Why I'll Never Drink on Xanax Again

 

Take out your phone and open up any music app. Pull up any Metro Boomin, Future, or 21 Savage song, and you'll see that the language surrounding the use of Xanax in hip hop has taken on a dangerous tone of glorification. It’s pop culture and media references like these that draw young people to experiment with hard drugs. If celebrities have that much fun on it, how bad can it be?

It’s no secret Rollins is more than just a party school- if you're looking for them, drugs are easy to access, commonly used, and considered a social norm for people who go out frequently. Many of my guy friends had been going through a bit of a Xanax phase earlier in the semester, taking it on the weekends for enjoyment rather than for relieving anxiety. I’m one to warn but never judge, so I continued to party with them, even though I knew they wouldn't remember much of it.

They'd described drinking on Xanax as a relaxing, mellowed-out drunk sensation, and I had to admit I was curious about the “I don’t give a f**ck” feeling everyone claims Xanax amplifies. As someone who already suffers from panic attacks, the idea of a night completely rid of social anxiety started becoming more and more attractive.

So, there was a Gatsby event at Elixir one humid spring weekend and I decided that would be the perfect time to try it. I usually drink on the weekends, and I’ve tried Xanax occasionally for my panic attacks, so what could go wrong with both? I was beyond excited to get tipsy with my friends while also under the relaxing influence of Xanax. 

That is not how I would describe the experience I had.

Anytime I have ever lost my memory on a night out, it’s because it sneaks up on me and never because I intentionally want to black out. I’ve never enjoyed putting the pieces of the puzzle together after a night that could have been a nice memory. So, you can imagine the horror and panic that arose inside me when I had to be told by all of my friends what I had done that night. My memory felt completely erased and I had zero recollection of entering or leaving the club, let alone what happened inside.

Next thing I know, I apparently took someone home who I’d been flirting with, and walked out into my living room naked from the waist down. When my best friend told me this the next day, I immediately recognized that that is something I would never normally do if I had just been drunk. Drinking disorients you and can bring you to make decisions you normally wouldn’t, but I know myself and what I’m capable of. This wasn’t me being silly, or flirty or drunk- this was the Xanax.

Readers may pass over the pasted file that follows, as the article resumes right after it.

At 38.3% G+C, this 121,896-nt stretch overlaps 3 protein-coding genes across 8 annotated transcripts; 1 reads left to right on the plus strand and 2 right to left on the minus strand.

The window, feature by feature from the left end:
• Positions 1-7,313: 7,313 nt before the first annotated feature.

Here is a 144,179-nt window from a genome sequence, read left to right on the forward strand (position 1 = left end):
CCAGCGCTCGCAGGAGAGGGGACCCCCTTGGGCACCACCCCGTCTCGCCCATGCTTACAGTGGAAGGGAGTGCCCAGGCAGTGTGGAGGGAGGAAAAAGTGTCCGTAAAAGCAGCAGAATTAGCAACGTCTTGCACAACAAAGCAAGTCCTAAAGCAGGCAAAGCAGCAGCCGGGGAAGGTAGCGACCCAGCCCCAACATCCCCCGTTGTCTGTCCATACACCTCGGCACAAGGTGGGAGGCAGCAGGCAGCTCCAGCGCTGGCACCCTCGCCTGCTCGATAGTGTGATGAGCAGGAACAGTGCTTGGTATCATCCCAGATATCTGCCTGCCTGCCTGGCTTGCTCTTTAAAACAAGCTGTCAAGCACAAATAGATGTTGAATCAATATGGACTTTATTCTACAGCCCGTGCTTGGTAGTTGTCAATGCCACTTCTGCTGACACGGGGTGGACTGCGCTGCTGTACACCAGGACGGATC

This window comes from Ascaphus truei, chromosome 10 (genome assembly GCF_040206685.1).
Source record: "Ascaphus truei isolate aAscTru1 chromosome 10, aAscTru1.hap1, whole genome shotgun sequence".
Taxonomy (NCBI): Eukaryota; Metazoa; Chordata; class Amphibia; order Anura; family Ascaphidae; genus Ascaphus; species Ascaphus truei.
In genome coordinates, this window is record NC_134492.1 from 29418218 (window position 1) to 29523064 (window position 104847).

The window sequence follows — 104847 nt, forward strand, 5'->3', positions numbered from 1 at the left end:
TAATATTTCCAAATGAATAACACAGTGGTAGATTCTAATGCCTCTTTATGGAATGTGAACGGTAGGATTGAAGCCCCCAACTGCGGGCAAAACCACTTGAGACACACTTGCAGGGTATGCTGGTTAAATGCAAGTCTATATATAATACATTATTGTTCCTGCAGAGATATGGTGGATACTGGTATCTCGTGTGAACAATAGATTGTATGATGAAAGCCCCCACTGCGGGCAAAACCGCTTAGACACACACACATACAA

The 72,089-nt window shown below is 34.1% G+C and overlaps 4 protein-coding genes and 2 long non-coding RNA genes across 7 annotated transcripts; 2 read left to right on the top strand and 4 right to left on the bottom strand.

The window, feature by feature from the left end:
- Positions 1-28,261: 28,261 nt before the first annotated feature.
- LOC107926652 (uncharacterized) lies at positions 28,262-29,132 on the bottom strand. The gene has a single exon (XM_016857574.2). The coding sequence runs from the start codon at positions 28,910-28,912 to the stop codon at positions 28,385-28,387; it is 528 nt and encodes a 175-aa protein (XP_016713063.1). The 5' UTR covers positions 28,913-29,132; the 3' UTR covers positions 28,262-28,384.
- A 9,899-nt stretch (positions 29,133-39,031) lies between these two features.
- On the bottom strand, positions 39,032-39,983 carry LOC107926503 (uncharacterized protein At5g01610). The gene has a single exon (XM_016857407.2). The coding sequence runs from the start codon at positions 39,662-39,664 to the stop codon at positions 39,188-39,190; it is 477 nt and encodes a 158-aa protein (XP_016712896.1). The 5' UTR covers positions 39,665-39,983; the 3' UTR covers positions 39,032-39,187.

Luckily, the viewer of my little peep-show was someone I’d been talking to for months so we were able to laugh it off the next day and even have another chance at seeing each other naked in a more normal way. But the scary part is, I was so out of control of my own actions that he could’ve been anyone, and I could’ve ended up anywhere. If my best friend hadn’t been there to hide my naked bottom and bring humour to the situation, my embarrassment levels would have spiked from 10 out of 10 to a 14.

Aside from the danger of being incoherent and unaware, I was bummed I had essentially been absent for a night I had been looking forward to. I couldn’t wait to dress up and head downtown with my girls, only to come home without a single memory. I think almost everyone has had a moment (or moments) in college where they pushed their limits or felt peer pressured. For me, turning into an entirely different person for a night and making a fool of myself in front of my crush was enough to make me never want to drink on Xanax again- and I don’t suggest you ever do either.